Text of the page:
In the military, men's hats originally shared a basic common ancestry, with rounded crowns and shaped brims, but as the centuries passed, they evolved many different and interesting forms having more to do with decoration and style than protection. Many materials were and could be used to make hats, including fur, pressed felt, animal skin, and others. Examples of these can be seen in the bear-fur ‘shako’ and the pressed leather spike helmets ('pickelhaube') favored by the Astro-Hungarian princes and Prussian Junkers, and in the highly stylized metallic helms descended from ancient Roman designs and more recent knights protective armored helmets.
Gradually, as the 20th Century unfolded, and as military weapons technology grew more formidable, the stylized military hats and helms of earlier periods gave way to armored helmets intended to protect the wearer against projectiles, shrapnel, bullets, and explosive devices. One of the most recognizable in the early 20th Century was the German ‘stahlhelm’ (steel helmet), that continued in German use for almost half a century (until superseded by Western ballistic helmet designs fabricated from Kevlar materials). As might be expected, advances in materials technology had to be kept abreast with developments in weapons technology, and this in turn had a profound effect on the development of headgear worn by soldiers. Today, most modern military helmets are of the ballistic type reather than of metal construction, and wil effectively stop most small-arms fire.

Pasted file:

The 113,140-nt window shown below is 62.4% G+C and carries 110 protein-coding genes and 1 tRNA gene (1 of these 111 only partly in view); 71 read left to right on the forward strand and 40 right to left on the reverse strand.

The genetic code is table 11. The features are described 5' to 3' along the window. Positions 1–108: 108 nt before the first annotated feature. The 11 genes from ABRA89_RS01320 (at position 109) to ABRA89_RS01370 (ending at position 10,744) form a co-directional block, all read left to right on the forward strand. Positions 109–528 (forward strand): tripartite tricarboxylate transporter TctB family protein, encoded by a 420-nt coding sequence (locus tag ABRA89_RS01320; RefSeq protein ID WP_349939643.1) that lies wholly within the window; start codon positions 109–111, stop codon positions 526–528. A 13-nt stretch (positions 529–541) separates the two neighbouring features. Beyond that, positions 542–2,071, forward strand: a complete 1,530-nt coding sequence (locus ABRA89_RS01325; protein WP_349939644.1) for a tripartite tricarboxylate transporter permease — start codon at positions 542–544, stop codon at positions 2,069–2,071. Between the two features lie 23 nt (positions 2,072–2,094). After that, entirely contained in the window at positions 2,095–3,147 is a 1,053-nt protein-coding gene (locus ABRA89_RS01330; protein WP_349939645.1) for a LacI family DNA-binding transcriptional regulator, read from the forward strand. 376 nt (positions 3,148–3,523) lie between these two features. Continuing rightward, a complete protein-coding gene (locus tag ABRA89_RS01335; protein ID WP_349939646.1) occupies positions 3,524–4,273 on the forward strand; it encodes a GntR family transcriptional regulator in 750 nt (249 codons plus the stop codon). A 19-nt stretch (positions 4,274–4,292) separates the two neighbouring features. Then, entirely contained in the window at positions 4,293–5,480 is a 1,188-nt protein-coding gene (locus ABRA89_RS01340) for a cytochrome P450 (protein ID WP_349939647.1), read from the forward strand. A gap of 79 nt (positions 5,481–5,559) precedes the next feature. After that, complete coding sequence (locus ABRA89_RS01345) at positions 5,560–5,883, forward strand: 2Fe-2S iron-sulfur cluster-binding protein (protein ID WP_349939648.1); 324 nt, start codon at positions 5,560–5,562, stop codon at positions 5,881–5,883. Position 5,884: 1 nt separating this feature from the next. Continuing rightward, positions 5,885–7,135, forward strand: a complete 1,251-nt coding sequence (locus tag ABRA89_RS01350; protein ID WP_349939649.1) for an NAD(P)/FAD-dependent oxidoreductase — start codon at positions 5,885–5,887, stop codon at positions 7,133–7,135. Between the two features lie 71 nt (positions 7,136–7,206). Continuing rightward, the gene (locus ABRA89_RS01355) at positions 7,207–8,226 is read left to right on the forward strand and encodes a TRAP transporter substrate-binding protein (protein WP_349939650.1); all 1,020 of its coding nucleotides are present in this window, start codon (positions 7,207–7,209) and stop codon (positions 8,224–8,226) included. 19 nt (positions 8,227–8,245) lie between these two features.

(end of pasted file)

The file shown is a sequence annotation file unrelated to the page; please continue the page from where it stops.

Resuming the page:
In the United States at the turn of the century, hat styles were greatly influenced by the American Civil War slouch hat, the ‘Wild West’ cowboy hat, the so-called ‘Jazz Era’ brimmed hat, and the immense popularity of the felt ‘Fedora’ of the 30s and 40s. Eventually, in the early 60s, hats suddenly fell out of favor among many men, a trend helped along considerably by the boyish, hatless look of the youthful new American President, John Kennedy. For the past 50 years Americans have since remained largely hatless, although once again here and there one sees hats enjoying a comeback.
For the most part, the overwhelming favorite among most men is the ubiquitous ball cap, already discussed at the beginning of this piece. Among younger people, the ball cap is often worn reversed (with the bill in back), a style that had its origins in the ‘bad boy’ gang subculture and that has been co-opted today by corporate efforts to sell the style to youths who think it’s ‘cool’. Among older men, the ball cap is commonly seized upon as a protective obfuscation against growing baldness and it is indeed amusing to see how many men who were formerly not fans of hats suddenly adopting a ball cap to hide that shiny patch on top of their heads. In fact, it’s almost a sure bet that a ball cap wearer over the age of 40 is not so much declaring his support for his favorite sports team as he is trying to hide evidence of his aging from the world’s unforgiving and mercilessly critical gaze (either that or he has an arrested juvenile mentality, never really grew up, and lives a sort of perpetually adolescent existence, d’ya think?).